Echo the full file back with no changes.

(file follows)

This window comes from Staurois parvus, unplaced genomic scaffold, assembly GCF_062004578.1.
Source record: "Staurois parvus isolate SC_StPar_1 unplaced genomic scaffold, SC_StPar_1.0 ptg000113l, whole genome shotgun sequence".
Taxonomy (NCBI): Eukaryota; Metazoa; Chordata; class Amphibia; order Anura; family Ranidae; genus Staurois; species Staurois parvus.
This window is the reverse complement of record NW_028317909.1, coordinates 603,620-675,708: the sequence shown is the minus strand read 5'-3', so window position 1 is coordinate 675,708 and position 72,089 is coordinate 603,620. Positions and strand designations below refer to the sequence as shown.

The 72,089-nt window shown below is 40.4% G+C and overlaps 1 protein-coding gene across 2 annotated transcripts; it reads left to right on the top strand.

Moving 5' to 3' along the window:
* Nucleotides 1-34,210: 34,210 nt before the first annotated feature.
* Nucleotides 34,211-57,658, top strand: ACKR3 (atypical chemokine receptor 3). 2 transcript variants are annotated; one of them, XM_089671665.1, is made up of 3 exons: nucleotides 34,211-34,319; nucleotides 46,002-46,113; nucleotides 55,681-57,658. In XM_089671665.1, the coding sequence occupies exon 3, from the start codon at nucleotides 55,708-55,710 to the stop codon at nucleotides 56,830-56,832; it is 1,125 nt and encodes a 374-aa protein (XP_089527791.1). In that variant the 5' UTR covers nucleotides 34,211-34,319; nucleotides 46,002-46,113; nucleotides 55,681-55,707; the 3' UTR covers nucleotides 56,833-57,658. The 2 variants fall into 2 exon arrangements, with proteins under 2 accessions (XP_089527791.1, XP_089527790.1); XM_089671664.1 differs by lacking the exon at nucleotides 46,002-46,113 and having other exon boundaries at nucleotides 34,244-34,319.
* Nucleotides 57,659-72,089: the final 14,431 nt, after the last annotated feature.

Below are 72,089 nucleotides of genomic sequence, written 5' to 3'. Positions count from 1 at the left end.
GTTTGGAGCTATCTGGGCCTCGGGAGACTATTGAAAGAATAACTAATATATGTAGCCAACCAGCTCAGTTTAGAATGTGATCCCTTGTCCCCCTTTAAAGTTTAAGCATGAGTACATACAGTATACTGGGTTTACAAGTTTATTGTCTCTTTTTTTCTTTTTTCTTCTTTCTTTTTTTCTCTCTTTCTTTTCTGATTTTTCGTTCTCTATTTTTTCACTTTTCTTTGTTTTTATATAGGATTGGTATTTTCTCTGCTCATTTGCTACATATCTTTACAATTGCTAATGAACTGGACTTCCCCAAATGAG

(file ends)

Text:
This window comes from Staurois parvus, unplaced genomic scaffold, assembly GCF_062004578.1.
Source record: "Staurois parvus isolate SC_StPar_1 unplaced genomic scaffold, SC_StPar_1.0 ptg000113l, whole genome shotgun sequence".
Taxonomy (NCBI): Eukaryota; Metazoa; Chordata; class Amphibia; order Anura; family Ranidae; genus Staurois; species Staurois parvus.
This window is the reverse complement of record NW_028317909.1, coordinates 603,620-675,708: the sequence shown is the minus strand read 5'-3', so window position 1 is coordinate 675,708 and position 72,089 is coordinate 603,620. Positions and strand designations below refer to the sequence as shown.

The 72,089-nt window shown below is 40.4% G+C and overlaps 1 protein-coding gene across 2 annotated transcripts; it reads left to right on the top strand.

Moving 5' to 3' along the window:
* Nucleotides 1-34,210: 34,210 nt before the first annotated feature.
* Nucleotides 34,211-57,658, top strand: ACKR3 (atypical chemokine receptor 3). 2 transcript variants are annotated; one of them, XM_089671665.1, is made up of 3 exons: nucleotides 34,211-34,319; nucleotides 46,002-46,113; nucleotides 55,681-57,658. In XM_089671665.1, the coding sequence occupies exon 3, from the start codon at nucleotides 55,708-55,710 to the stop codon at nucleotides 56,830-56,832; it is 1,125 nt and encodes a 374-aa protein (XP_089527791.1). In that variant the 5' UTR covers nucleotides 34,211-34,319; nucleotides 46,002-46,113; nucleotides 55,681-55,707; the 3' UTR covers nucleotides 56,833-57,658. The 2 variants fall into 2 exon arrangements, with proteins under 2 accessions (XP_089527791.1, XP_089527790.1); XM_089671664.1 differs by lacking the exon at nucleotides 46,002-46,113 and having other exon boundaries at nucleotides 34,244-34,319.
* Nucleotides 57,659-72,089: the final 14,431 nt, after the last annotated feature.

Below are 72,089 nucleotides of genomic sequence, written 5' to 3'. Positions count from 1 at the left end.
GTTTGGAGCTATCTGGGCCTCGGGAGACTATTGAAAGAATAACTAATATATGTAGCCAACCAGCTCAGTTTAGAATGTGATCCCTTGTCCCCCTTTAAAGTTTAAGCATGAGTACATACAGTATACTGGGTTTACAAGTTTATTGTCTCTTTTTTTCTTTTTTCTTCTTTCTTTTTTTCTCTCTTTCTTTTCTGATTTTTCGTTCTCTATTTTTTCACTTTTCTTTGTTTTTATATAGGATTGGTATTTTCTCTGCTCATTTGCTACATATCTTTACAATTGCTAATGAACTGGACTTCCCCAAATGAG